Policies such as the Patient Protection and Affordable Care Act have reduced uninsurance rates in college student populations (Bauer-Wolf, 2018). Although U-M-specific data is not available, results from the U.S. Census Bureau’s American Community Survey (ACS) identified that at Michigan public universities, the uninsurance rate of undergraduate students decreased from 17.9% to 6.9% between 2010 and 2016 (Lookout Mountain Group, 2018). However, many students are still in need of coverage, and with the recent repeal of the individual mandate penalty, it is estimated that uninsurance rates will increase (Eibner & Nowak, 2018). Furthermore, the young adult population is typically insured at lower rates than the general population. In Washtenaw County, specifically, 4.7% of adults age 19 to 25 and 4.6% of adults age 26 to 34 are uninsured, compared to the county’s overall uninsured rate of 2.7% (U.S. Census Bureau, 2017). A 2014 survey found that the two primary reasons that young adults decide not to carry health insurance are perceived affordability and value (Deloitte, 2014). Many young adults are not aware of either the Medicaid expansion in multiple states or the federal subsidies available for Marketplace plans, which seek to make insurance more affordable for those with lower incomes. Others do not believe that the benefits of insurance are worth the price, or they feel that they are healthy enough and do not need coverage.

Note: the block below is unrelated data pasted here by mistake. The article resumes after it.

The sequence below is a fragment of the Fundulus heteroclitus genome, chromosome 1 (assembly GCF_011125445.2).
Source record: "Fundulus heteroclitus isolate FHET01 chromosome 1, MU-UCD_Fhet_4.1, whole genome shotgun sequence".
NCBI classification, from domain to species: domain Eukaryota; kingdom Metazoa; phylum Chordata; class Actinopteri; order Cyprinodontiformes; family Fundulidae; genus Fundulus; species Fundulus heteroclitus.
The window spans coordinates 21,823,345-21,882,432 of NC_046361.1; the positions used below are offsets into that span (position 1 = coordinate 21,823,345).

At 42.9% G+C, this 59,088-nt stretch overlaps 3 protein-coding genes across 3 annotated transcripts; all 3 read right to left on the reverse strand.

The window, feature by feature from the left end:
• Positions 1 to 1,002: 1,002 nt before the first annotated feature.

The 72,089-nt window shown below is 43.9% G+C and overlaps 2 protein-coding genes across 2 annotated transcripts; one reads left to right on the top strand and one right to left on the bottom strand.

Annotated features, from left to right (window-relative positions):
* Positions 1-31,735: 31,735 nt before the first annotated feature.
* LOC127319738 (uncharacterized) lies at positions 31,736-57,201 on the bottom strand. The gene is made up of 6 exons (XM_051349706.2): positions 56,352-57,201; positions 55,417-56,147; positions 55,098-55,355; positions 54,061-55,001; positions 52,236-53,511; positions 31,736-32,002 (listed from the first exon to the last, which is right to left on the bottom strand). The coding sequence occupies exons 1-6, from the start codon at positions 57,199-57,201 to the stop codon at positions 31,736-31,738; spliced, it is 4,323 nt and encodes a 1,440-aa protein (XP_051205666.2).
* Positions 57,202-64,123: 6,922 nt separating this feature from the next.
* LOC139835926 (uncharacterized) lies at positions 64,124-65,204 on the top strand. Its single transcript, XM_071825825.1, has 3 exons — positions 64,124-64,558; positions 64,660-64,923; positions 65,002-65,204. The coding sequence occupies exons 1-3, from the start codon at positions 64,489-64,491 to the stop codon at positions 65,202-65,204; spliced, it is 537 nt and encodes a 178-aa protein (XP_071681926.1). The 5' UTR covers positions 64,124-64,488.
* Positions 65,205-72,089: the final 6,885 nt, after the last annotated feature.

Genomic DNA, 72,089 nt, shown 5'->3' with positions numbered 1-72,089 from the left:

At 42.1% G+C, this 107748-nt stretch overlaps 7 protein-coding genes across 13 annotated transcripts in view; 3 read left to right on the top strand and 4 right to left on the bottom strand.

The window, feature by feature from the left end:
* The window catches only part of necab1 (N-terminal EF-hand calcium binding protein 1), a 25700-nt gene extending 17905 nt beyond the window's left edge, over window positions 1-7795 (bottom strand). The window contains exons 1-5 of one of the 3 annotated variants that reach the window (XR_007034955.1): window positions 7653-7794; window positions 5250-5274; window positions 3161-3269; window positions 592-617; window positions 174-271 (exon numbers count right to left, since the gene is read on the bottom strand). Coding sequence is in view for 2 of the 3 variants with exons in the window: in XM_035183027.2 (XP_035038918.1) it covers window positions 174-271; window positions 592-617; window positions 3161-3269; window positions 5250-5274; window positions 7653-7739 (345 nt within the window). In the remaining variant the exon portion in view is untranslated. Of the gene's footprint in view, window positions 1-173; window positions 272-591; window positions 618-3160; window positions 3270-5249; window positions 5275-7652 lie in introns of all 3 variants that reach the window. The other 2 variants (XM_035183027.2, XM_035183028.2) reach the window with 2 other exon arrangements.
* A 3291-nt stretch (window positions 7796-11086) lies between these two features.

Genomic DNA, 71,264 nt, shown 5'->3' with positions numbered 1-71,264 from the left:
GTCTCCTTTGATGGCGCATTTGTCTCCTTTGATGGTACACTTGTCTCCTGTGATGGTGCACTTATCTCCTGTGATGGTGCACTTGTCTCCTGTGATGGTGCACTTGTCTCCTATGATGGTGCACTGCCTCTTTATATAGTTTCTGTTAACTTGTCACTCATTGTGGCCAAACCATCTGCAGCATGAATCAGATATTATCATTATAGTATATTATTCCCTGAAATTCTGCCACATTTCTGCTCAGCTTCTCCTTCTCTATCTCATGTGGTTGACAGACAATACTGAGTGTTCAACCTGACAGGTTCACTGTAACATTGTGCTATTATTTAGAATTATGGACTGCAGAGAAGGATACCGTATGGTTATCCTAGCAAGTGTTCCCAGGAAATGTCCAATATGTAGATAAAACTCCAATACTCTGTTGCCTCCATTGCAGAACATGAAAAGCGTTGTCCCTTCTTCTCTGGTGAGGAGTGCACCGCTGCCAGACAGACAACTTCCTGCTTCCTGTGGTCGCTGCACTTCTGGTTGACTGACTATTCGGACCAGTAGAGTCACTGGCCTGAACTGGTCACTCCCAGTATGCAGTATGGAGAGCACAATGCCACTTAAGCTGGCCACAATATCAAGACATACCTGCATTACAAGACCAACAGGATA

The Washtenaw Health Initiative (WHI) is a county collaborative dedicated to improving health and healthcare in Washtenaw County, specifically for individuals who are low-income, uninsured, or on Medicaid. WHI has a Medicaid/Marketplace Outreach and Enrollment Work Group that aims to help residents of Washtenaw County understand their options for health insurance and help individuals sign up for coverage. Students are a specific target of WHI’s outreach work. As the Marketplace enrollment period for 2019 occurred between November 1 and December 15, 2018, WHI hosted three enrollment events on college campuses in the county and distributed a total of 7,487 outreach flyers in English and Spanish. Health insurance enrollment can be an intimidating and confusing process, and WHI’s outreach efforts might encourage more students to look into coverage options.